A transgender horror author, who previously generated controversy by threatening JK Rowling, expressed admiration for Osama bin Laden’s actions in destroying the Twin Towers. Gretchen Felker-Martin, based in Massachusetts, shared her views on the social media platform X, where she has 30,000 followers. She asserted that she and bin Laden did not agree on many things but considered the World Trade Center attack as the most principled and defensible action.
This declaration came as TikTok users rediscovered bin Laden’s rationale for 9/11, leading to a resurgence of interest in his ideas. Bin Laden’s 2002 ‘Letter to America’ gained traction amid the Israel-Hamas conflict, with TikTok users claiming that it offered insights into American foreign policy and global geopolitics.
Who is Gretchen Felker-Martin?
Gretchen Felker-Martin is a Massachusetts-based horror author and film critic. Her debut novel, Manhunt, was named the #1 Best Book of 2022 by Vulture, and was one of the Best Horror Novels of 2022 by Esquire, Library Journal, and Paste. One can follow her work on Twitter @scumbelievable and read her fiction and film criticism on Patreon and in TIME, The Outline, Nylon, and more.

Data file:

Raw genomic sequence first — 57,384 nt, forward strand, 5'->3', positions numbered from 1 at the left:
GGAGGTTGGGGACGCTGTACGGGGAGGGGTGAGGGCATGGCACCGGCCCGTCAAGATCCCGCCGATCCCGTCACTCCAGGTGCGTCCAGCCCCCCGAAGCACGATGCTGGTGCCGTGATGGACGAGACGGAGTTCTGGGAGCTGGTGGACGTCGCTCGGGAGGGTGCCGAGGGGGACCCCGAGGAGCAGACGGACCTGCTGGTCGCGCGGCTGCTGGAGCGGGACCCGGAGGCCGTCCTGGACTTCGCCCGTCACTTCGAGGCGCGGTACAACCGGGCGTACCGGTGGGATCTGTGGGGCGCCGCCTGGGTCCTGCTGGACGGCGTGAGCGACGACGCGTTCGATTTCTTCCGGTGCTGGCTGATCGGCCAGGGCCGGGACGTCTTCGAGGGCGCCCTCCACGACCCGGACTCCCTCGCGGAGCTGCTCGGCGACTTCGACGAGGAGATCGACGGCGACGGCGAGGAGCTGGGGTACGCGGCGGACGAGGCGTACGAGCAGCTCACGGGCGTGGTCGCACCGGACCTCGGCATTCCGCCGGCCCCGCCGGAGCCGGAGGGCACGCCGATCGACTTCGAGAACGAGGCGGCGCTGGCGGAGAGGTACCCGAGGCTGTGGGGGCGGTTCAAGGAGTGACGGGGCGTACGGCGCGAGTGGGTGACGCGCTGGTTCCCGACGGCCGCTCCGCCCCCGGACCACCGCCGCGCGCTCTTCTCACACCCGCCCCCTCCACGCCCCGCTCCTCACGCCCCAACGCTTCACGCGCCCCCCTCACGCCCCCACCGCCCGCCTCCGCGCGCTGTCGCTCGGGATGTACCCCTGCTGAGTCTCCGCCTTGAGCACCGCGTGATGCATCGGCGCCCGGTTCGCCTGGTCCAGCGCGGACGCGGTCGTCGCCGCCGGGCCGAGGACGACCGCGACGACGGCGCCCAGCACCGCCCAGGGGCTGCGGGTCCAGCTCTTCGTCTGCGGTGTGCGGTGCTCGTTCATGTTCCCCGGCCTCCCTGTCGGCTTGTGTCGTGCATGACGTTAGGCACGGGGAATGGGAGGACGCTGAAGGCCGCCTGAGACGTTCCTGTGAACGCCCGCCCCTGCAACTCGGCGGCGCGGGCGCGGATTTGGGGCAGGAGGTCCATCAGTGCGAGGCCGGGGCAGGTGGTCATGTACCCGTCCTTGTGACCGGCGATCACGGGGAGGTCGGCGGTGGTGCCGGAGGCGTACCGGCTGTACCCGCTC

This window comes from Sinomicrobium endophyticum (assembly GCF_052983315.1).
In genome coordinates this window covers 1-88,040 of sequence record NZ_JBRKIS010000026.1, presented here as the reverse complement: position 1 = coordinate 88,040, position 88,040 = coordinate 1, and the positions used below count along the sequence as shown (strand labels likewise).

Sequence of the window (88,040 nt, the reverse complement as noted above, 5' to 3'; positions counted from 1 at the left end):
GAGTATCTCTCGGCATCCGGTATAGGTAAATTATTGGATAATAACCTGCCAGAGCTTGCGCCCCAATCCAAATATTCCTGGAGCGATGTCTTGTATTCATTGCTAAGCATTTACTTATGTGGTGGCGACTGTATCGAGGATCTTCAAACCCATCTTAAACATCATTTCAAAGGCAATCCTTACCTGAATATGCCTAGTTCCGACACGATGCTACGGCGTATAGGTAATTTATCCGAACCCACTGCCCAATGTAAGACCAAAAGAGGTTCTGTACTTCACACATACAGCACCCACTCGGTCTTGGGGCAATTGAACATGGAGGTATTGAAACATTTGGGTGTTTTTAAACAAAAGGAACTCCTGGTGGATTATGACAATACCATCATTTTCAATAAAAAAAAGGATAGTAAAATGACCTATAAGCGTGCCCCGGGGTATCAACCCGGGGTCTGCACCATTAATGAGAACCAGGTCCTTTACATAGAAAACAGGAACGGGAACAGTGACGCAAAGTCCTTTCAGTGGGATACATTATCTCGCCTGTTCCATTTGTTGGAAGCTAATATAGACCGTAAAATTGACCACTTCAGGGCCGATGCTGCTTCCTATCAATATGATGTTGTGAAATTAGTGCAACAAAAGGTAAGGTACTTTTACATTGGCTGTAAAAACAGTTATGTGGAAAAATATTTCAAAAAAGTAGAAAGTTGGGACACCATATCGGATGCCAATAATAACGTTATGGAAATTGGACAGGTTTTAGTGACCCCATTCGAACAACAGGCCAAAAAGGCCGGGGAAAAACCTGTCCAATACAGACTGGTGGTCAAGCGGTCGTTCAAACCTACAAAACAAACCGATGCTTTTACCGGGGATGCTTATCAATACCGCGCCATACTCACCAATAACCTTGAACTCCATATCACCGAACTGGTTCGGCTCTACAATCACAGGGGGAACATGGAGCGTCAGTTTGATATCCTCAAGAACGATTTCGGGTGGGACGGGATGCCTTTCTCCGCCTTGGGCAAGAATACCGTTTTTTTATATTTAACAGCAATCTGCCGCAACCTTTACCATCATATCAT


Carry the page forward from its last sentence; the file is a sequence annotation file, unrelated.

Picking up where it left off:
Felker-Martin later deleted her tweet and apologized. Notably, she had previously expressed a desire to harm JK Rowling due to the author’s stance on transgender issues.
Videos using the hashtag ‘LettertoAmerica’ garnered 7.3 million views, with a majority expressing support for bin Laden’s reasoning, seemingly without considering the criticisms of freedoms he denounced.
The letter gained attention after The Guardian linked to a 2002 article translating it in the context of the ongoing Israel-Hamas conflict. However, the link was subsequently deleted, and The Guardian explained that it was shared “without its original context.”
The letter continued to circulate on X but faced restrictions on Reddit. The Guardian did not provide further clarification on the link made between the current Middle East conflict and a decades-old verbatim letter from bin Laden.
This connection proliferated on social media, with TikTok users posting videos seemingly misunderstanding the hateful nature of the letter for an intellectual discourse. The letter’s original posting included an article explaining its Arabic version on an al-Qaeda website, disseminating messages to subscribers, managed by Mohammed al-Massari, a UK-based Saudi Arabian dissident.